3

Is there a connection between פסח (Pesach) and פה (peh / mouth)? They sound similar. Plus, we are commanded to do lots of symbolic eating on the holiday. Has it been written about or discussed? Thank you.

4

The Arizal (Pri Eitz Chaim, Shaar Mikrah Kodesh, ch. 4) related it to the idea "Peh sach" - "a mouth converses" (as noted by sam in a comment). This can also be connected to the mitzvah of magid.

See also: http://www.hebrewbooks.org/pagefeed/hebrewbooks_org_52839_131.pdf :

The Arizal taught that the word "Pesach" is composed of the words peh sach, which means "speaking mouth." When Bnei Yisrael sacrificed the Korban Pesach, they sacrificed their speech to Hashem - by refraining from uttering forbidden words of lashon hara, anger and contention. Accordingly, the Korban Pesach was an essential catalyst of the Exodus from Egypt. By sacrificing their peh sach, their "speaking mouths", they proved their greatness and their worthiness to be redeemed.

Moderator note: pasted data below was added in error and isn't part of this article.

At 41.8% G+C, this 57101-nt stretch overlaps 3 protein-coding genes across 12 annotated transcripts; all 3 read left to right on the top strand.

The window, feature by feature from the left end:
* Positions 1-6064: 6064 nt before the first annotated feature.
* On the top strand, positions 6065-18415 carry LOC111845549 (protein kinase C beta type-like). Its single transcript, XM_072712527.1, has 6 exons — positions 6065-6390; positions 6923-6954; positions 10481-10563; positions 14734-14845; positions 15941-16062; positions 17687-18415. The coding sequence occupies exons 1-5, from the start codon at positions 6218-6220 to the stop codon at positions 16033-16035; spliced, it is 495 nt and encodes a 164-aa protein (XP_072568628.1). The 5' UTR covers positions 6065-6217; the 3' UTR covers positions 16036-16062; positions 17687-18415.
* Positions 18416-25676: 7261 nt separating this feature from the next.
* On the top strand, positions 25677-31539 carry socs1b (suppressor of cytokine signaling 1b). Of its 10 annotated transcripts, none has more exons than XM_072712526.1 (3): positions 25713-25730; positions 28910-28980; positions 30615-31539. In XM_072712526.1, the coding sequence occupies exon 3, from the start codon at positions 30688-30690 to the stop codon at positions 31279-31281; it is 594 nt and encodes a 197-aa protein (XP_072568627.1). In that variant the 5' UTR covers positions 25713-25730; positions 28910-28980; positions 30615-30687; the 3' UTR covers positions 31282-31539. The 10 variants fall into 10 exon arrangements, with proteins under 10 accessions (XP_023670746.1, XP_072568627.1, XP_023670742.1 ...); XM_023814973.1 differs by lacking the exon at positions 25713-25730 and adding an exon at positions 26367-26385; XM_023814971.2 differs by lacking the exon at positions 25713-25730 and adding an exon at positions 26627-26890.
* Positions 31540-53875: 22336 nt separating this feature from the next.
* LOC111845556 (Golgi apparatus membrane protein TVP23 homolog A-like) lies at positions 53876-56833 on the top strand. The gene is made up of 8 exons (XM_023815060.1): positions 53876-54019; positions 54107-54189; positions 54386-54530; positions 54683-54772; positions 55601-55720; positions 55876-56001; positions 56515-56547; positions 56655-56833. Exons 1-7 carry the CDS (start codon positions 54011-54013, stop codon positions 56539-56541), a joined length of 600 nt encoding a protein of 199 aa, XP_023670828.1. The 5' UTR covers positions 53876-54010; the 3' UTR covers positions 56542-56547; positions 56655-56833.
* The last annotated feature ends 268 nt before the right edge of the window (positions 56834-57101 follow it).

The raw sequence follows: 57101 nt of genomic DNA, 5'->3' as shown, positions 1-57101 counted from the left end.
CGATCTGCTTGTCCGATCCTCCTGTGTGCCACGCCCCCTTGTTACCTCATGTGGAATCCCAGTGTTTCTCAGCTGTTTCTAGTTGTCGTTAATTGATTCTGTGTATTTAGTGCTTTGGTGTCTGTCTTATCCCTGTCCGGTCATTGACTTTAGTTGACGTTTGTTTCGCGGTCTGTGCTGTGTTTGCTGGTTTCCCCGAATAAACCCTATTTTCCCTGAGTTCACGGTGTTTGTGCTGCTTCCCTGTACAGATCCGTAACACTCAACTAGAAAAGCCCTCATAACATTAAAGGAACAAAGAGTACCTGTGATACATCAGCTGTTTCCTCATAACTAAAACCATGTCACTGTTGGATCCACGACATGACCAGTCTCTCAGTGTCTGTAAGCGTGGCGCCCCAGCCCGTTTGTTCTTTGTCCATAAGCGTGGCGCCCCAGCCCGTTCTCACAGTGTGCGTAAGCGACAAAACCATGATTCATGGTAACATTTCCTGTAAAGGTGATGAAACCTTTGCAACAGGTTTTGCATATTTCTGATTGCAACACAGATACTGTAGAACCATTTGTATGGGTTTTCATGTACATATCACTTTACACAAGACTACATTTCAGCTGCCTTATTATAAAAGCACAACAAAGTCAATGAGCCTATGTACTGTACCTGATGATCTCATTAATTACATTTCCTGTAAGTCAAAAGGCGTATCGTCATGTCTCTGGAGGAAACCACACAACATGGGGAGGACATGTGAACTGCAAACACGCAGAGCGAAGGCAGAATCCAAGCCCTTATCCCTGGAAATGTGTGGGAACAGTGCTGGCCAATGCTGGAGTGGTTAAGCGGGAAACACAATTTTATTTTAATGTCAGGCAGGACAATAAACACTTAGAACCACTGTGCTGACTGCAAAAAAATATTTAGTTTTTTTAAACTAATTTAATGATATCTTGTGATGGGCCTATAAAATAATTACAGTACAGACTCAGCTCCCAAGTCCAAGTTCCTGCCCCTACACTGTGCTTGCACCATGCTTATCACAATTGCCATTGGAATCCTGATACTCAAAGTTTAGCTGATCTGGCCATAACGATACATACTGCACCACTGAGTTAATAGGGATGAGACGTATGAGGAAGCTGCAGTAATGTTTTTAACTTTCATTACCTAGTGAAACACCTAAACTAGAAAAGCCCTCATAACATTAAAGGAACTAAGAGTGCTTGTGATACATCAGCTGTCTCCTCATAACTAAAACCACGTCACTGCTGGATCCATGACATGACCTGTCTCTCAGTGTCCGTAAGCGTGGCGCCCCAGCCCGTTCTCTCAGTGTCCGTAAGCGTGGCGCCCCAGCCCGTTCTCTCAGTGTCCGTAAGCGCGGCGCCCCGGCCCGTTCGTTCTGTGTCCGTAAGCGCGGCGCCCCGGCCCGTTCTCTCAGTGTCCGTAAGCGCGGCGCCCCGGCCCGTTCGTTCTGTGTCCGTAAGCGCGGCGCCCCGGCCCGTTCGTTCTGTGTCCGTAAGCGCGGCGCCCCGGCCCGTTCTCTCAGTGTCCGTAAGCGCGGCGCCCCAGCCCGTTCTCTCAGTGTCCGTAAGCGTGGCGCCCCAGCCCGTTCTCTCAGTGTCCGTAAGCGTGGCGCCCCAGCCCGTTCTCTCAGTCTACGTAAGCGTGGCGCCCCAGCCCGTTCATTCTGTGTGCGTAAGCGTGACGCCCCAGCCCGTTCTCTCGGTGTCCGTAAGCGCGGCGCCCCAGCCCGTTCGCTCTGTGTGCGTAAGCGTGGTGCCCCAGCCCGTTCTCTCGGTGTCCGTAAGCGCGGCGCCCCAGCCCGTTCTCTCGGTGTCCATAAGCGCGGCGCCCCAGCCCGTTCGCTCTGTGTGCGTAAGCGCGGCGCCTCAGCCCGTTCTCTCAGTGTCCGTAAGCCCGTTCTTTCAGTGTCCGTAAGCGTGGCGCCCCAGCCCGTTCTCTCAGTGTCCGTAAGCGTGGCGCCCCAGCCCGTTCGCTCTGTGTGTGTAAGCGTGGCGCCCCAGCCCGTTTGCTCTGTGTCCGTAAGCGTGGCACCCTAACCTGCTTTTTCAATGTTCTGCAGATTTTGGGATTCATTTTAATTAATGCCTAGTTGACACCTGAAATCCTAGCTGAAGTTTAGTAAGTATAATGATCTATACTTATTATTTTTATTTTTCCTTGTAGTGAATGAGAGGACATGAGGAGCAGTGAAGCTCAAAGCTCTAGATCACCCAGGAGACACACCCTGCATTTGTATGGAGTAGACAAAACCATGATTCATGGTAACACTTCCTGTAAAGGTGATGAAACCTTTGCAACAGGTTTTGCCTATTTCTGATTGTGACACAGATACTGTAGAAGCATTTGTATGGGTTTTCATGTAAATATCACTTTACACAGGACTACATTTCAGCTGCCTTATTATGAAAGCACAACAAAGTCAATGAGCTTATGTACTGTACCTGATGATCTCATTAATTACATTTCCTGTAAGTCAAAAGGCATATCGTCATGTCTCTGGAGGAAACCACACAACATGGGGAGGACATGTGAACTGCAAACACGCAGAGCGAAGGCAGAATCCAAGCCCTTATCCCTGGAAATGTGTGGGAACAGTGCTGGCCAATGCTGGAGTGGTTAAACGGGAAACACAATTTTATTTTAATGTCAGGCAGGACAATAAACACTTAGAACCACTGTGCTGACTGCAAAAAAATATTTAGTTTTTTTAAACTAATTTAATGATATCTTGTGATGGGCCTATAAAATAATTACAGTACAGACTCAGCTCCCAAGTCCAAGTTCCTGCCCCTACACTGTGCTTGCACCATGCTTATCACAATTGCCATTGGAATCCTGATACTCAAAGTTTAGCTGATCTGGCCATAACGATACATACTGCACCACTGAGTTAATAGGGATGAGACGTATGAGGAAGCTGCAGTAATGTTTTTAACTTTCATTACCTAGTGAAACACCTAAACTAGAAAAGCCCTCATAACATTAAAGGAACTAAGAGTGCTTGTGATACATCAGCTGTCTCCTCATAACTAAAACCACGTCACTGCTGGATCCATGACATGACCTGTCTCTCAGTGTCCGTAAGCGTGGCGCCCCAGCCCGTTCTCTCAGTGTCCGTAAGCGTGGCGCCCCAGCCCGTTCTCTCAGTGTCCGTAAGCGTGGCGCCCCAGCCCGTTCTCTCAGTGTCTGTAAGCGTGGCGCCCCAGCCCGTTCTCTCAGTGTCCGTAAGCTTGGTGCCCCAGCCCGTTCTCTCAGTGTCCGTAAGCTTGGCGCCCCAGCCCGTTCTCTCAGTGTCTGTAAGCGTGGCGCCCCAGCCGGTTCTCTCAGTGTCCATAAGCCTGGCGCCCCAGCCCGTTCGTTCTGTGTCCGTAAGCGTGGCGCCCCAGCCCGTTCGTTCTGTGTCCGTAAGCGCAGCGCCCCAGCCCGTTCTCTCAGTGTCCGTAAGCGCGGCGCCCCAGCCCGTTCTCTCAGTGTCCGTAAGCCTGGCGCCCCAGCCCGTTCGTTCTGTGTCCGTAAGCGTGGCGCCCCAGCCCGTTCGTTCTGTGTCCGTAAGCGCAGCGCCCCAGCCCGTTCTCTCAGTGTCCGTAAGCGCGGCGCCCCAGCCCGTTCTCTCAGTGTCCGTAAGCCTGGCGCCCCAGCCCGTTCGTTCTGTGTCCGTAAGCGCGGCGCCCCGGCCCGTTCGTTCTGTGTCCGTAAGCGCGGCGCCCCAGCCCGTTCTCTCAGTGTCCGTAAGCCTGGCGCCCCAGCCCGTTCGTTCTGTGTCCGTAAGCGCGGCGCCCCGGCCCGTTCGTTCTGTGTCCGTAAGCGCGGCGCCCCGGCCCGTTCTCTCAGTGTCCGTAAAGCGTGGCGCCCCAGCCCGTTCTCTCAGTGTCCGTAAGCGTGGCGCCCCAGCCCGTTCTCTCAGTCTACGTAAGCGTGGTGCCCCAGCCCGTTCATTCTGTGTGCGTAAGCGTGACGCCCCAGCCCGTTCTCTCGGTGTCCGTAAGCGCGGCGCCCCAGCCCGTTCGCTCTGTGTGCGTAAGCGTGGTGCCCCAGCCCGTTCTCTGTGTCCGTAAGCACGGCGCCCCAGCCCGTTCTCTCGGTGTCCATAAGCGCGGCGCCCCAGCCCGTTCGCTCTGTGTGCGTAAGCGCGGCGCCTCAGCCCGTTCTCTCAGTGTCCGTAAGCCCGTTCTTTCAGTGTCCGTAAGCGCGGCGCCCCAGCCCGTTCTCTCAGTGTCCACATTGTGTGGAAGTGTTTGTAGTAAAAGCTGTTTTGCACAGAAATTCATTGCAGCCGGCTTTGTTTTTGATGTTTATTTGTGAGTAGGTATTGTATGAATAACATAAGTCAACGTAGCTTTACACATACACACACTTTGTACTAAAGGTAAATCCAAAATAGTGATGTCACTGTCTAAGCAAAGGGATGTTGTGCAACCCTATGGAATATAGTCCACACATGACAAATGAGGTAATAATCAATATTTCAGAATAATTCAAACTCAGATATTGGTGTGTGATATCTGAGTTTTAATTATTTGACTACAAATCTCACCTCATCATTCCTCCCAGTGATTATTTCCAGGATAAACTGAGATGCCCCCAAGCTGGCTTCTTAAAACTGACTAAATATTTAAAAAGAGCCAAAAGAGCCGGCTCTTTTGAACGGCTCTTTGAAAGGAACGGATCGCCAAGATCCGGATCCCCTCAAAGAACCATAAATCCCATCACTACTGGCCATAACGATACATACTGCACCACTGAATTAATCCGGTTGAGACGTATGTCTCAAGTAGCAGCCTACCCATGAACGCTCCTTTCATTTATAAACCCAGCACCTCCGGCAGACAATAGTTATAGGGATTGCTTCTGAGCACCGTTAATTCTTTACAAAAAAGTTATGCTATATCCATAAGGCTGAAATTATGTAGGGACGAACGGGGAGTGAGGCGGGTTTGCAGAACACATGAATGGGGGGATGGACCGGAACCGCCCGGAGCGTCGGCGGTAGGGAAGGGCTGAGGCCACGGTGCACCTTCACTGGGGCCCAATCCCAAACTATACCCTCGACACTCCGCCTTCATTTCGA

• (I haven't heard it connected to the eating we do. We Jews tend to eat at every festivity;) – Loewian Apr 1 '15 at 21:11
  • On second thought, this site throws it in, albeit parenthetically: "...the Arizal writes is all about “peh sach,” when the mouth does a lot of talking- when speech, sippur, and hallel (and eating, of course) are the order of the day..." jemsem.org/… – Loewian Apr 1 '15 at 21:13
  • It should be noted, although it really goes without saying, that this obviously contradicts the various views of he Rishonim regarding the etymology of Pesach. (And is difficult to fit with the psukim). I imagine he probably meant that there is a homiletical, rather than etymological connection. If so, consider editing "the word "Pesach" is composed" to something such as "the word Pesach can be interpreted as" – mevaqesh Apr 1 '15 at 22:55
  • @mevaqesh That was a direct quote from the reference. But yes I think it goes without saying that it is intended as a derash. I assumed that was all the OP wanted. – Loewian Apr 1 '15 at 23:03

You must log in to answer this question.

Not the answer you're looking for? Browse other questions tagged .